KILMEADE: All right. We've got a few things to go on. Now, you know, we have very similar backgrounds. I found this out that roughly 70 percent of students borrow to pay for college. The average said that $29,000. But the good thing is, pay it back on a monthly stipend. It's not like you're asking for $29,000 right after you take out.

    KELLY: Right.

    KILMEADE: And lead back the cap and gown. It's a gradual give away. I also remember a system in which you have a coupon book and you pay it back. And if something happens where you lose that jobs, two or three years later, or you're actually behind the 8-ball a little bit, you could actually delay those payments. There is nothing wrong with owing money coming out of college. And here's the other thing, Megyn. You do not have to go to a $62,000 school, or a $42,000 school. There are states school situation here in Sacramento. It's been incredible, very affordable. In New York, it's very competitive. And guess what, if the NYU accepts you, its $62,000. If Ithaca accepts you, it's $55,000. If Syracuse accepts you, it's about $60,000 or $58,000. Guess what, maybe you can't go. You have to go to a college that you can afford and you work your way up. If you're a genius, you get to use the economic grants -- academic grants, you go do it. That's the logical situation. Do I think some private universities could have their tuitions come down? Yeah, then start going to them.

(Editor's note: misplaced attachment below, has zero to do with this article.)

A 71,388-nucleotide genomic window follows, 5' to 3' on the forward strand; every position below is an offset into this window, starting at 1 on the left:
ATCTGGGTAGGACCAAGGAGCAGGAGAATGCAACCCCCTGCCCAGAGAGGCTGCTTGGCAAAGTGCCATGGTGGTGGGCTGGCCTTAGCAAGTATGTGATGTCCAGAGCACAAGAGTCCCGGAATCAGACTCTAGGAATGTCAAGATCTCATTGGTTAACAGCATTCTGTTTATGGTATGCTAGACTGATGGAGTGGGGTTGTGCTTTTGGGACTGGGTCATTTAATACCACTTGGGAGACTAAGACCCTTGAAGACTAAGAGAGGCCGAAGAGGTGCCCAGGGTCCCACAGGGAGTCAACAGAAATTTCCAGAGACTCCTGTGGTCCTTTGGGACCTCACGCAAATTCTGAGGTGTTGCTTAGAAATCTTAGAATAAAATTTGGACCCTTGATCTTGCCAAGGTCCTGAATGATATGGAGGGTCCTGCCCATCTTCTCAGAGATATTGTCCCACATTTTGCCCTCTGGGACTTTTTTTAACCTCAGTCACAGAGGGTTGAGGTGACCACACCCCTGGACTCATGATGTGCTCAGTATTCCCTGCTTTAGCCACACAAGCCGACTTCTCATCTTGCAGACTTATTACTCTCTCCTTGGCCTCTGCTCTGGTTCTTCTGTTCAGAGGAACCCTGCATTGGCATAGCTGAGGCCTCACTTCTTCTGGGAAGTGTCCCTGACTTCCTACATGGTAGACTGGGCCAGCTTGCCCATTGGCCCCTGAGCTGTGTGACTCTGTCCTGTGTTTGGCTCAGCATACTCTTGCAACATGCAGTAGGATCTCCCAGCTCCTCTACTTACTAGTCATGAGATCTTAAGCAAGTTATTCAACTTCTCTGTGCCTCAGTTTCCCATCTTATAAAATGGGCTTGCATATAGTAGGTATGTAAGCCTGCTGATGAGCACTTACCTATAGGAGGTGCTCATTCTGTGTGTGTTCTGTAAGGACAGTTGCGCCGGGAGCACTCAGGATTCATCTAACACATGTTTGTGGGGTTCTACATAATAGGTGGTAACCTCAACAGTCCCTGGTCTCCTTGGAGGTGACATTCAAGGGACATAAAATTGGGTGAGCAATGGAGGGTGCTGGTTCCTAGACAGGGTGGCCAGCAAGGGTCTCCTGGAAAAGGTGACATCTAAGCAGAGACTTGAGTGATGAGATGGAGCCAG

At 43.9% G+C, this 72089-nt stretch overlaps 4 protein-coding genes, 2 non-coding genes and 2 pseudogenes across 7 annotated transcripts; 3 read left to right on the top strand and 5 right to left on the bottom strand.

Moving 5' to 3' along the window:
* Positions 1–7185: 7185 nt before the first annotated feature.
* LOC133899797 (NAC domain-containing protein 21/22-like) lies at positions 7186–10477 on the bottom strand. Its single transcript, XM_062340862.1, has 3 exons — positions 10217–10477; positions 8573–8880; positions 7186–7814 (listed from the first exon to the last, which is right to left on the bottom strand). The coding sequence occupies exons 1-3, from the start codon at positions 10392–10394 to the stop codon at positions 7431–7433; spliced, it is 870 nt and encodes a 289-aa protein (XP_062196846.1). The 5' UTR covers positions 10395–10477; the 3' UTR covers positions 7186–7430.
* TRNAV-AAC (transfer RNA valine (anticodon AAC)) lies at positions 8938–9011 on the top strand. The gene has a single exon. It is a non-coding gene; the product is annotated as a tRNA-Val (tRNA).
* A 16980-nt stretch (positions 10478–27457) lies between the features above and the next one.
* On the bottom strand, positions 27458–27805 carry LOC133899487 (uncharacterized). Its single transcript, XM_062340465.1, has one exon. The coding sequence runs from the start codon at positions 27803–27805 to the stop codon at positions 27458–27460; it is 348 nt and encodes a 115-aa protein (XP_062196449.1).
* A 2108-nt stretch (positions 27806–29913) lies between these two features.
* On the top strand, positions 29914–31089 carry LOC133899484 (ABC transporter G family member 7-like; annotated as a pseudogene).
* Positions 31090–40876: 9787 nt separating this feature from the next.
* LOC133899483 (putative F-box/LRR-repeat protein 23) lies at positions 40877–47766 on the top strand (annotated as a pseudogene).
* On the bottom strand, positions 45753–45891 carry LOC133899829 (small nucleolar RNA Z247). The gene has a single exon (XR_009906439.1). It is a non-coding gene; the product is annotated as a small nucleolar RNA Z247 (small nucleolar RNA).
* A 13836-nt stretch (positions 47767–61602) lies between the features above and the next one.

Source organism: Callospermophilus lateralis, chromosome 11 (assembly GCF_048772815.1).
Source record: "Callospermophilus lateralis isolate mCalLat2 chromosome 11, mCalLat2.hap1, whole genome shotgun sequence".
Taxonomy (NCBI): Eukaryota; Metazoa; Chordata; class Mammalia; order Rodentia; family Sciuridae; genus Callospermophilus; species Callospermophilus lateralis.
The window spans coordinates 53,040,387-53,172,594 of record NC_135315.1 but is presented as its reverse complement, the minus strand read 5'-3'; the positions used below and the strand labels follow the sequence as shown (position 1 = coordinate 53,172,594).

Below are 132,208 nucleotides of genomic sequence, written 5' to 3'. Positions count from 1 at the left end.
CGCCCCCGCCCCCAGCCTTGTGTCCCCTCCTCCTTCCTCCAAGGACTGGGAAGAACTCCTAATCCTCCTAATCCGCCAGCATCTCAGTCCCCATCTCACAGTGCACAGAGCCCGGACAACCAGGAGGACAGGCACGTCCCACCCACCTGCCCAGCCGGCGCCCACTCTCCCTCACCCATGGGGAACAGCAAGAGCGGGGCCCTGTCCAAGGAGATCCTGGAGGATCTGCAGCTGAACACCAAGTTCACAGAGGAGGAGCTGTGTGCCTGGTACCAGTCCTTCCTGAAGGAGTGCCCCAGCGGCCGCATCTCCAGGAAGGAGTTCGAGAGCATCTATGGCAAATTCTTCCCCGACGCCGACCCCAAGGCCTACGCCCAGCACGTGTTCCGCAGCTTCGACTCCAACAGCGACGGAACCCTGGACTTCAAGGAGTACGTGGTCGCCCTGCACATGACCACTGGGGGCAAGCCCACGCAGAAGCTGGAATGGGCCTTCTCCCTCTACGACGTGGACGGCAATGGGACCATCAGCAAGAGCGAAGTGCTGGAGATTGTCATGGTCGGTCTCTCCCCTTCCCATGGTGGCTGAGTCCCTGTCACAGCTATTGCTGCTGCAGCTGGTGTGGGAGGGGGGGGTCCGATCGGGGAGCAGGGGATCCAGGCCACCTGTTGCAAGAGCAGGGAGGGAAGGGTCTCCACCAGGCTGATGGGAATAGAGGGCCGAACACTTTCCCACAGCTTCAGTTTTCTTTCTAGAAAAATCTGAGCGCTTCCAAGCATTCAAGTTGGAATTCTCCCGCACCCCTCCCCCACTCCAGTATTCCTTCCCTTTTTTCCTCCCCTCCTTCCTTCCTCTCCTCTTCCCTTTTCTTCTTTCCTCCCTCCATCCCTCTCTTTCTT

KELLY: Can you imagine?

    KILMEADE: And they would come down.

    KELLY: You didn't grow up with any money, nor did I. And it no point - - my father had just died three years prior, when he -- when I was a sophomore in high school. At no point did it ever occur to me or my widowed mother, who was widowed at 44-years-old -- that someone who is rich should step in to pay for my tuition that the one percenters (ph) were supposed to swoop in and take care of it for us. We did -- what we could, she used my dad's insurance money. I took out loans. I paid them back. That's how it works in this country. And yet, they want to change the entire system because it would work a whole lot better for them?